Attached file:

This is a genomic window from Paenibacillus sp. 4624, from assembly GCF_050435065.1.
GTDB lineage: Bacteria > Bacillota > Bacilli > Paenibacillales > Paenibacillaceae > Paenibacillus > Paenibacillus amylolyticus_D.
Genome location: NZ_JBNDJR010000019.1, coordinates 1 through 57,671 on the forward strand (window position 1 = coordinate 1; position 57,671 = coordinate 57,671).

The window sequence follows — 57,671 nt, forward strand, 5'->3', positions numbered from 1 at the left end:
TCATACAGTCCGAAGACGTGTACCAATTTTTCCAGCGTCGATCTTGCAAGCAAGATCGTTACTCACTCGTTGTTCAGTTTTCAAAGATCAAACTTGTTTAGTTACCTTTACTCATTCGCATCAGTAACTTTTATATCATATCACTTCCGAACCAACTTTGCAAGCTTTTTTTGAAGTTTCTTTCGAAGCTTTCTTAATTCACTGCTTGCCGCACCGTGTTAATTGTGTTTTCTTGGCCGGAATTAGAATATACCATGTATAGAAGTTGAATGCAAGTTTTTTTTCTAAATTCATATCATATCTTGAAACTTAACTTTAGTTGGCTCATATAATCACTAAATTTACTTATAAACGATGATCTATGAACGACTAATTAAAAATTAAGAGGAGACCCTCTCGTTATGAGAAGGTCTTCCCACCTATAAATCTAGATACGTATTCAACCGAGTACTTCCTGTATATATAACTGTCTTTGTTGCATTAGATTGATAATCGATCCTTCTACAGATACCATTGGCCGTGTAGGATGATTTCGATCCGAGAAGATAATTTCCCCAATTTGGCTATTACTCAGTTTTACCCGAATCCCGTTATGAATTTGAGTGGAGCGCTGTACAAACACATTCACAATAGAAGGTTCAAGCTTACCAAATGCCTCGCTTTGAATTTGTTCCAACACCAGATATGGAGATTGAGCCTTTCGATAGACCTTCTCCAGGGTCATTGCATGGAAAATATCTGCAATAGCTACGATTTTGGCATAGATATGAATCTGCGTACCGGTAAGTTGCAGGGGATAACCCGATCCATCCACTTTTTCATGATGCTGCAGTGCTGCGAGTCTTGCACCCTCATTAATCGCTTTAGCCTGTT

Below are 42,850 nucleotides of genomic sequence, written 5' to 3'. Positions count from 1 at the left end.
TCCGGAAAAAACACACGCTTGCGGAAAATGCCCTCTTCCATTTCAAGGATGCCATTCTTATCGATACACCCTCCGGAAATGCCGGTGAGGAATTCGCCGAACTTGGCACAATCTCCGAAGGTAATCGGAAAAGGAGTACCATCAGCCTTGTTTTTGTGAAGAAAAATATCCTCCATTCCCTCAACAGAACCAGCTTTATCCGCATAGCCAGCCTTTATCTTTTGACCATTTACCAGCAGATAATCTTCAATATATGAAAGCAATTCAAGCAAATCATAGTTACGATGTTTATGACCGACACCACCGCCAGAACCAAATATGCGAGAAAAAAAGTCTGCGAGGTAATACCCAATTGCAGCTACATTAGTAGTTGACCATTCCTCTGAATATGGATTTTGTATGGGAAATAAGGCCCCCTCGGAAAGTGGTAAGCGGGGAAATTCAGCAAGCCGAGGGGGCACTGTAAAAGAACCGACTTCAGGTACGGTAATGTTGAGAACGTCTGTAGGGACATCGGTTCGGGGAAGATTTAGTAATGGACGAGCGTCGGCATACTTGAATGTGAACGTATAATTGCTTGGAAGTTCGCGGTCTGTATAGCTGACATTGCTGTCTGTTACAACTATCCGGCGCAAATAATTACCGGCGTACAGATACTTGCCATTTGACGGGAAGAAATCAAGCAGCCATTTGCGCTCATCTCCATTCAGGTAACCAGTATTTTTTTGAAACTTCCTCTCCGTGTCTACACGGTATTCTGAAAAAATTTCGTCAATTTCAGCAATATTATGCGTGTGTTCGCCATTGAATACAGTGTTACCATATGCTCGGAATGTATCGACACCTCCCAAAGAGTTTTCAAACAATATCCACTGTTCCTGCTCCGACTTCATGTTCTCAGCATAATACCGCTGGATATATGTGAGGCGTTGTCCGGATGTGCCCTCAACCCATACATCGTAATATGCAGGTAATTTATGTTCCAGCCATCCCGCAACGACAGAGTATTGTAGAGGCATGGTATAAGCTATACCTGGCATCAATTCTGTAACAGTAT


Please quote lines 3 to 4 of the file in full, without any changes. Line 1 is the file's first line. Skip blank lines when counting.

Genome location: NZ_JBNDJR010000019.1, coordinates 1 through 57,671 on the forward strand (window position 1 = coordinate 1; position 57,671 = coordinate 57,671).

The window sequence follows — 57,671 nt, forward strand, 5'->3', positions numbered from 1 at the left end: